Two of Nevada's best-known newspapermen, Dan De Quille of the Virginia City Territorial Enterprise, and Alf Doten, editor of the Virginia City Union, arrived "to report on the tremendous agitation convulsing the Meadow Lake Country." Their observations inspired others to join the rush to riches, including attorney Orion Clemens and his brother Sam (Mark Twain).

The Meadow Lake population swelled again during the summer of 1867, but by then much of the hope for a big strike had dissipated. Despite all the mining activity there was precious little money being made. The ore around Meadow Lake seemed rich enough, but no one was making any money. There seemed to be a problem with the milling process that had everyone stumped or maybe the veins of valuable ore just pinched out too quickly. Despite many efforts, no one could make the ore profitable on a large scale so the town's inhabitants left in droves.

Eventually, the only person left was Henry Hartley, the eccentric and adventurous soul who had first settled there. Over the next twenty years, Hartley bought up and consolidated all the Meadow Lake claims into his own single holding. Occasionally during the summer, a prospector or two might give Meadow Lake a quick look-over, but only Hartley stayed through the deep winter snows. A curious resident of Grass Valley skied up to the ghostly mining camp in the winter of 1872-73. On twelve-foot-long skis he glided through its empty streets, level with the second story windows. The silence was eerie. He skied past the vacant office of the Meadow Lake Morning Sun newspaper, once a busy daily. Peering through the upper floor windows of one fancy hotel, he could see tidy furnished rooms still waiting for guests that would never arrive.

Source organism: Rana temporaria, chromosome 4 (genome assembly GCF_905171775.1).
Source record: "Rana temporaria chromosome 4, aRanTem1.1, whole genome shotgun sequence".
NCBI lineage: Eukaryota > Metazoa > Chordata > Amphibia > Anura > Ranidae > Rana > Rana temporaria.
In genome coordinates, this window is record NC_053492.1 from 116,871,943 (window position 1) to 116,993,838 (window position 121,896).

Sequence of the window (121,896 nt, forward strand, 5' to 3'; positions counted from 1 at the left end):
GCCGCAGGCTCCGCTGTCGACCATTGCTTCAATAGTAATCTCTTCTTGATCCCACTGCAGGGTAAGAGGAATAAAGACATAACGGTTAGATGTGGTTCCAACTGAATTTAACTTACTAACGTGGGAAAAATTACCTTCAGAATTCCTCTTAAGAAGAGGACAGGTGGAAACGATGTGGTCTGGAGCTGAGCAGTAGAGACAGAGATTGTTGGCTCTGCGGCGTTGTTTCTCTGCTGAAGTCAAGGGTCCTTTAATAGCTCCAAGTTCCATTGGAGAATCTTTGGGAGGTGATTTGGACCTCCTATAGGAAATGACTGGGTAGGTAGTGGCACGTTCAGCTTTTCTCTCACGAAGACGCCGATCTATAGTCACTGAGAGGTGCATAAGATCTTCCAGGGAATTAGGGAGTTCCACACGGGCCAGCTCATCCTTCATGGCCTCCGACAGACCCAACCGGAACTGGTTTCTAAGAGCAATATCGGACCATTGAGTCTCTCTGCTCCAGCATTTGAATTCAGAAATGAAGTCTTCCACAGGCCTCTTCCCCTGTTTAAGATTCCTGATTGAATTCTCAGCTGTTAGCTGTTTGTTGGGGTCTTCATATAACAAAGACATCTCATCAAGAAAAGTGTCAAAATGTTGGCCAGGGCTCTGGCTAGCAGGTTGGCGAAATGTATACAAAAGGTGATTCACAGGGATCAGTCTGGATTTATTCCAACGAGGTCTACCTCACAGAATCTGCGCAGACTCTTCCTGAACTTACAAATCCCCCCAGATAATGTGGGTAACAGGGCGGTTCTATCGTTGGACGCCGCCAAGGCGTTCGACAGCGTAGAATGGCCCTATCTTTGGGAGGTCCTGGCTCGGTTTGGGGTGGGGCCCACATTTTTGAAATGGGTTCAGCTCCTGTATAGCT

In September 1873, a transient lit a fire in the Excelsior Hotel, which spread through the dilapidated ghost town. The flames swept through Meadow Lake's wooden buildings destroying all but a handful. Hartley, however, remained at the abandoned camp living in the last remaining house, surrounded by fancy furnishings that he had salvaged. Hartley's dream of riches finally came true in November 1891, when a consortium of French investors offered him a good price for the mining claims. Tragically, fate intervened and Hartley died unexpectedly while preparing for his journey to Europe. Henry Hartley, is buried on a wooded hill west of the lake, "the last man in an ephemeral city he helped create."

Photo #1: The eccentric Henry Hartley.
Photo #2: Meadow Lake in the 19th century. Photo courtesy Dana Scanlon.
Photo #3: Celebrating the Golden Age of Meadow Lake in 1972. Photo courtesy Vi White.

Nugget #71 A Henry Hartley portrait

Nugget #71 B Meadow Lake Dana Scanlon

Nugget #71 C Meadow Lake fishing Vi White photo